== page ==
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Zeitschriftenartikel:

D. Fischinger, P. Einramhof, K. Papoutsakis, W. Wohlkinger, P. Mayer, P. Panek, S. Hofmann, T. Koertner, A. Weiss, A. Argyros, M. Vincze:
"Hobbit, a care robot supporting independent living at home: First prototype and lessons learned";
Robotics and Autonomous Systems, 75 (2016), A; S. 60 - 78.



Kurzfassung deutsch:
One option to address the challenge of demographic transition is to build robots that enable aging in place. Falling has been identified as the most relevant factor to cause a move to a care facility. The Hobbit project combines research from robotics, gerontology, and human-robot interaction to develop a care robot which is capable of fall prevention and detection as well as emergency detection and handling. Moreover, to enable daily interaction with the robot, other functions are added, such as bringing objects, offering reminders, and entertainment. The interaction with the user is based on a multimodal user interface including automatic speech recognition, text-to-speech, gesture recognition, and a graphical touch-based user interface. We performed controlled laboratory user studies with a total of 49 participants (aged 70 plus) in three EU countries (Austria, Greece, and Sweden). The collected user responses on perceived usability, acceptance, and affordability of the robot demonstrate a positive reception of the robot from its target user group. This article describes the principles and system components for navigation and manipulation in domestic environments, the interaction paradigm and its implementation in a multimodal user interface, the core robot tasks, as well as the results from the user studies, which are also reflected in terms of lessons we learned and we believe are useful to fellow researchers.

Kurzfassung englisch:
One option to address the challenge of demographic transition is to build robots that enable aging in place. Falling has been identified as the most relevant factor to cause a move to a care facility. The Hobbit project combines research from robotics, gerontology, and human-robot interaction to develop a care robot which is capable of fall prevention and detection as well as emergency detection and handling. Moreover, to enable daily interaction with the robot, other functions are added, such as bringing objects, offering reminders, and entertainment. The interaction with the user is based on a multimodal user interface including automatic speech recognition, text-to-speech, gesture recognition, and a graphical touch-based user interface. We performed controlled laboratory user studies with a total of 49 participants (aged 70 plus) in three EU countries (Austria, Greece, and Sweden). The collected user responses on perceived usability, acceptance, and affordability of the robot demonstrate a positive reception of the robot from its target user group. This article describes the principles and system components for navigation and manipulation in domestic environments, the interaction paradigm and its implementation in a multimodal user interface, the core robot tasks, as well as the results from the user studies, which are also reflected in terms of lessons we learned and we believe are useful to fellow researchers.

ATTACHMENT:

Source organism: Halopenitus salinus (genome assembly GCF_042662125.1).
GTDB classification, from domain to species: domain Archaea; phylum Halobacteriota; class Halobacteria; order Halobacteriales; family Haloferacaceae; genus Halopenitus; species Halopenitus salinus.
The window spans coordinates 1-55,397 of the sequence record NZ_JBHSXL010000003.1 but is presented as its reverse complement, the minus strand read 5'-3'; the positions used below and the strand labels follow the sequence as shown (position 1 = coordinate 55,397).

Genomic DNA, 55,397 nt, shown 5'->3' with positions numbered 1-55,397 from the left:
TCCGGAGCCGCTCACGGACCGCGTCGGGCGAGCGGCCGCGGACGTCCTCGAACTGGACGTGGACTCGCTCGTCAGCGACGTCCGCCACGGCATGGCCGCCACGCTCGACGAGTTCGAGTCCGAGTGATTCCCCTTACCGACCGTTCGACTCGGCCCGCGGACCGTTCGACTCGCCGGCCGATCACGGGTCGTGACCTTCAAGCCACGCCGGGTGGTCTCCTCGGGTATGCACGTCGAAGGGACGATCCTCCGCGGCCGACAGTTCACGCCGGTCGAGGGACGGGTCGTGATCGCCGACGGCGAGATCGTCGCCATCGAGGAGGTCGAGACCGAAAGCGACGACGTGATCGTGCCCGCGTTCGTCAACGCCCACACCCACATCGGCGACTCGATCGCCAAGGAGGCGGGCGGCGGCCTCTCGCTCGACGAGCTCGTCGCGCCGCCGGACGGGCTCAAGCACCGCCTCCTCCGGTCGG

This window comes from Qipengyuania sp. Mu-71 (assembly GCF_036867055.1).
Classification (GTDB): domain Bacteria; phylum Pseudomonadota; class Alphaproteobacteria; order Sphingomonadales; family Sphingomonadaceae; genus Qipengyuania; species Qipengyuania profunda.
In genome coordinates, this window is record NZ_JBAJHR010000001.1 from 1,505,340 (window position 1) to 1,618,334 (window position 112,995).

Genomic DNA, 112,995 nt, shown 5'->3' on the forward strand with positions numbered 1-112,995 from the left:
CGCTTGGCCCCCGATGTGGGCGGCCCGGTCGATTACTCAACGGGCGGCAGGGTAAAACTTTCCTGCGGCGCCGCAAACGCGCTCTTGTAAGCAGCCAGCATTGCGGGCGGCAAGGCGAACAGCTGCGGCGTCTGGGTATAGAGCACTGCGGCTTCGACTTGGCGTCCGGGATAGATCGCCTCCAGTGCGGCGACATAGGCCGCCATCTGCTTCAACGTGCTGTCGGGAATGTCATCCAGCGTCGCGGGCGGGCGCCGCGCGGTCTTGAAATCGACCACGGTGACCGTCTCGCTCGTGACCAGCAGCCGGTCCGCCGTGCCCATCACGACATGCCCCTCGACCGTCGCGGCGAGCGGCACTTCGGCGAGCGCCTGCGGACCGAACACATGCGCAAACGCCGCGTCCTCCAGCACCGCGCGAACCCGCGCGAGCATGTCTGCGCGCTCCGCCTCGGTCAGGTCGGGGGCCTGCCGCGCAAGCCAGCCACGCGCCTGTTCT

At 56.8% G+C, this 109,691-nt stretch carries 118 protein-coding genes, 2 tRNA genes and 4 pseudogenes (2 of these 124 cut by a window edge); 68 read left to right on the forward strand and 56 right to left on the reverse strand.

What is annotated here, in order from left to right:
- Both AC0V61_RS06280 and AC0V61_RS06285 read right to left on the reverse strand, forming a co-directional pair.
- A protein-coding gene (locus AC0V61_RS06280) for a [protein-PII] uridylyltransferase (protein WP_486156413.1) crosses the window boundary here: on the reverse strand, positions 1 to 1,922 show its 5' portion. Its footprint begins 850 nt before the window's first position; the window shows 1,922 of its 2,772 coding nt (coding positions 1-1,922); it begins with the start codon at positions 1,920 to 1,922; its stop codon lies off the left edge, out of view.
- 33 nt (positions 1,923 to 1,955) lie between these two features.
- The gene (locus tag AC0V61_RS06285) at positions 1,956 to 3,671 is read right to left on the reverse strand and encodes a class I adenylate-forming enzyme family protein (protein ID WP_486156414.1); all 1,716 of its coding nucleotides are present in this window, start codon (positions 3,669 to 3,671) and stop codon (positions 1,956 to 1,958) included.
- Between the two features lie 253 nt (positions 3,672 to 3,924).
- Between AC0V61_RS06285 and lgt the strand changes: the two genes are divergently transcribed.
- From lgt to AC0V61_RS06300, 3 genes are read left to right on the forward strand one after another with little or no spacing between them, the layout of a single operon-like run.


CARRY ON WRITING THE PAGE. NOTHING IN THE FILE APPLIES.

Schlagworte:
Social robotics, Robots for elderly, Care robot for independent living


"Offizielle" elektronische Version der Publikation (entsprechend ihrem Digital Object Identifier - DOI)
http://dx.doi.org/10.1016/j.robot.2014.09.029


Erstellt aus der Publikationsdatenbank der Technischen Universitšt Wien.